BUILD­ING AN EM­PIRE STATE

Much can be learnt from this en­joy­able retelling of sto­ries from Ma­haraja Ran­jit Singh’s court

India Today - - LEISURE - —Av­tar Singh

IT WAS NEWS TO ME that an Amer­i­can Quaker had served Ma­haraja Ran­jit Singh, founder of the 19th-cen­tury Sikh king­dom of Pun­jab. The mer­chant of the ti­tle story of The Camel Mer­chant of Philadel­phia is Josiah Har­lan and it is his story that kicks off this col­lec­tion of lively and, ob­vi­ously, deeply-re­searched tales from that tu­mul­tuous era. The sweep of Sarbpreet Singh’s pot­ted his­tory and char­ac­ter sketches takes in the de­cline of the Mughal em­pire, the emer­gence and fad­ing of the Afghans and the rise of a charis­matic Sikh who took ad­van­tage of the vac­uum in Pun­jab to pro­claim him­self king.

There are many pri­mary accounts avail­able, both In­dian and for­eign, of that fas­ci­nat­ing era. Singh sifts care­fully through them to give the reader an ac­ces­si­ble in­tro­duc­tion to the con­di­tions of the time, while ex­amin

The dar­bar of Ma­haraja Ran­jit Singh ing the bi­ases of the com­men­ta­tors and pre­serv­ing con­text. So, con­trary to the myth­mak­ing of the past two cen­turies, the Sikhs them­selves plun­dered La­hore (and other places). The ro­bust living of the chiefs of Pun­jab finds men­tion and, among other nuggets, there’s this classic from the Bri­tish agent Broad­foot: “Some­times I feel like a par­ish con­sta­ble at the door of a brothel, rather than a representa­tive of one gov­ern­ment to an­other.” The treach­ery that led to the down­fall of the short-lived em­pire is dis­cussed too.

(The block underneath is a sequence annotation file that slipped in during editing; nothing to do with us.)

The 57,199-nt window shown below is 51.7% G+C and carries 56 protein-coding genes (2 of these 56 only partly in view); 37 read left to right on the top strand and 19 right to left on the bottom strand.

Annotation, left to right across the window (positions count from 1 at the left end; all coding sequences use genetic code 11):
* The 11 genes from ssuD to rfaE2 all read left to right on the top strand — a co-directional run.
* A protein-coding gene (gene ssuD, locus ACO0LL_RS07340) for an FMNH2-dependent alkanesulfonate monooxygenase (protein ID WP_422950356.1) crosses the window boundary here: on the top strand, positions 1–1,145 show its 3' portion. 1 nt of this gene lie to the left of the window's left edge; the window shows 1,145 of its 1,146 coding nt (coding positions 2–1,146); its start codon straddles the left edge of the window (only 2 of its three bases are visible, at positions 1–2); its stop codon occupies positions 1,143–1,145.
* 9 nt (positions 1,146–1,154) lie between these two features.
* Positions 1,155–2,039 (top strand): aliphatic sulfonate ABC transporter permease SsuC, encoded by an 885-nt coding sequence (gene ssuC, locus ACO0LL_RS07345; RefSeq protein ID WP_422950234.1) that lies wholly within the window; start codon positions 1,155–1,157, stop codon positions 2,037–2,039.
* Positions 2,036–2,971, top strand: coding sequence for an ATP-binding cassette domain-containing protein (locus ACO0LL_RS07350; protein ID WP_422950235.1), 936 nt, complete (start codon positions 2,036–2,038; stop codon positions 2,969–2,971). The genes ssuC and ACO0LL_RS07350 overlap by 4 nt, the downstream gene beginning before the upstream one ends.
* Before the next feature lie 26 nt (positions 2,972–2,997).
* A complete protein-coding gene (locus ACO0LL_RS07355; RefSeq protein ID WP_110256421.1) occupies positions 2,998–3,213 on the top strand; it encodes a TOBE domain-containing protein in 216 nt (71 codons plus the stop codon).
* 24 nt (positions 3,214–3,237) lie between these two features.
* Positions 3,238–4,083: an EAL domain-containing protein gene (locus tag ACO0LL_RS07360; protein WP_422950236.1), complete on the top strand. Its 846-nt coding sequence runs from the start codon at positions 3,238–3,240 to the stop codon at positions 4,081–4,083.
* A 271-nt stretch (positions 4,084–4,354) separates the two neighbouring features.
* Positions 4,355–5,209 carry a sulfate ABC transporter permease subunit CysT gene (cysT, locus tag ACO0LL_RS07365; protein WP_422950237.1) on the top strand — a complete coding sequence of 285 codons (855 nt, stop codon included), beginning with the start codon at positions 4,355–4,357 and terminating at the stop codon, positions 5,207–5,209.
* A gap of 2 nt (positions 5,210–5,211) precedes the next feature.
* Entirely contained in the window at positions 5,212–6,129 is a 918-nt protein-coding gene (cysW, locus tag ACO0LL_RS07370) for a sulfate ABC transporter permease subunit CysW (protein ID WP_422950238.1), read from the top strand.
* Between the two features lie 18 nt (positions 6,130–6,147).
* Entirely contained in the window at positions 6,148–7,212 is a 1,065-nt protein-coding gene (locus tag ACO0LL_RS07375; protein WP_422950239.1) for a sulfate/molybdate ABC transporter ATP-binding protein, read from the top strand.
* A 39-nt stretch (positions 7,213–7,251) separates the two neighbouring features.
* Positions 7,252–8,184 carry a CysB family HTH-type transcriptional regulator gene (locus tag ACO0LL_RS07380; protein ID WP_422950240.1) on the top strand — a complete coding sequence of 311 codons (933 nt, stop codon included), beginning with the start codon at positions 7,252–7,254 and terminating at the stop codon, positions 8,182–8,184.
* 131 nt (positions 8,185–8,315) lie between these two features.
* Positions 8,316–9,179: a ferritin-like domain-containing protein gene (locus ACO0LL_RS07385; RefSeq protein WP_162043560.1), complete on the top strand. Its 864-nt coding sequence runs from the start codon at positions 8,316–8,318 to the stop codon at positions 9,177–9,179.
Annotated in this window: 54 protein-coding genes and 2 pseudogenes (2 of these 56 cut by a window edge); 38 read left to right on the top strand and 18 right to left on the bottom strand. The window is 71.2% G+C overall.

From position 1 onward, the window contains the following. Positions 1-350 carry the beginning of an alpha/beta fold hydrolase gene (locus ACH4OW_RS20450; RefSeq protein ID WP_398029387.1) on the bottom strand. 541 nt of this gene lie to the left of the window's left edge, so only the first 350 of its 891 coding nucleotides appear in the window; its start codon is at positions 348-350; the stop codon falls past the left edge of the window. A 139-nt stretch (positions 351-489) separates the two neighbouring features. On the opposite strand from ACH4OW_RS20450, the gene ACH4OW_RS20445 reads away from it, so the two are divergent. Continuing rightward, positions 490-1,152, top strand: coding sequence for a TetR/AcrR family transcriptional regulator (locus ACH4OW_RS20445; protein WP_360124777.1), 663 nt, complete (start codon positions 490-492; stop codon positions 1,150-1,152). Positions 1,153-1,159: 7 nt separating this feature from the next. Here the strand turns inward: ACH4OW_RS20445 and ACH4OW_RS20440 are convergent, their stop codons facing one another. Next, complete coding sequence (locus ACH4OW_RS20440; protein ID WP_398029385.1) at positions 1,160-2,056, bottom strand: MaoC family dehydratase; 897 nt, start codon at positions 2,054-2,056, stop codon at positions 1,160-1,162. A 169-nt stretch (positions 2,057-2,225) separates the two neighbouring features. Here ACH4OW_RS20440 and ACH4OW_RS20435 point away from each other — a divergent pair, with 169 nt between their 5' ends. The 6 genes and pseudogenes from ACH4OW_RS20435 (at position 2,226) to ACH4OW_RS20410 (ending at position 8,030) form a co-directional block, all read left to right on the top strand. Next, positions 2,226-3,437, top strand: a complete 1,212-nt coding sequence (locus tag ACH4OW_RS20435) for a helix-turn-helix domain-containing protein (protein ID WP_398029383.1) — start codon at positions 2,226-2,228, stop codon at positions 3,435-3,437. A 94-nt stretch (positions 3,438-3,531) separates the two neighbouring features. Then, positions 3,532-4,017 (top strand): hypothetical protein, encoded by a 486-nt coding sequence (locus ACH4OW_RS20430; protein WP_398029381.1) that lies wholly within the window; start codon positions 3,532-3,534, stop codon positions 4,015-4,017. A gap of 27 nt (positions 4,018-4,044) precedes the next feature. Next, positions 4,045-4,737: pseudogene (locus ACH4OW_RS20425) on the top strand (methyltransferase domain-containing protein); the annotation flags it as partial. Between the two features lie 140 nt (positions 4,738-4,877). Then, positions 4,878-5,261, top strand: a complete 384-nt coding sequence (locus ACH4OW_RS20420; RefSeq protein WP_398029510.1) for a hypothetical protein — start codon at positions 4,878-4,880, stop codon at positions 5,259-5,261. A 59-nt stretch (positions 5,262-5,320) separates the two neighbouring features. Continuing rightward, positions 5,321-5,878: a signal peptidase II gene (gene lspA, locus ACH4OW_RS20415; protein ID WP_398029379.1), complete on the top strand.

But the most in­ter­est­ing thing about this book is its characters. There is Sada Kaur, Ran­jit’s for­mi­da­ble mother-in-law and ad­ver­sary, who tried at one point to make com­mon cause against him with Begum Sum­roo! There is the dash­ing French com­man­der Ven­tura, an ex-Bon­a­partist who grew his whiskers in the Sikh style and took an In­dian wife and the free-spir­ited Akali Phoola Singh, who whipped Ran­jit for his mar­riage to Mo­ran, a Mus­lim cour­te­san. Mo­ran gets her own chap­ter, though, as the au­thor admits, it is “hal­f­re­alised” due to the paucity of re­li­able ma­te­rial.

It is a com­pelling nar­ra­tive, not least be­cause it hu­man­ises the Do­gra broth­ers, oth­er­wise rou­tinely vil­i­fied. How­ever, the vol­ume has its draw­backs. Each chap­ter harks back to events in the pre­ced­ing ones, as if there was no thought to the in­di­vid­ual chap­ters be­ing part of a co­her­ent whole. The lack of a bib­li­og­ra­phy is also puz­zling, given the ex­ten­sive reading the au­thor has done.

These are quib­bles, how­ever. De­pend­ing on the com­men­ta­tor’s back­ground, the peo­ple of that time in Pun­jabi his­tory have hith­erto ei­ther been eu­lo­gised or damned. Singh seeks to give con­text and hu­man­ity to those long-dead peo­ple and for that this vol­ume de­serves ap­plause.

THE CAMEL MER­CHANT OF PHILADEL­PHIA Sto­ries from the Court of Ma­haraja Ran­jit Singh by Sarbpreet Singh TRAN­QUE­BAR `699; 256 pages

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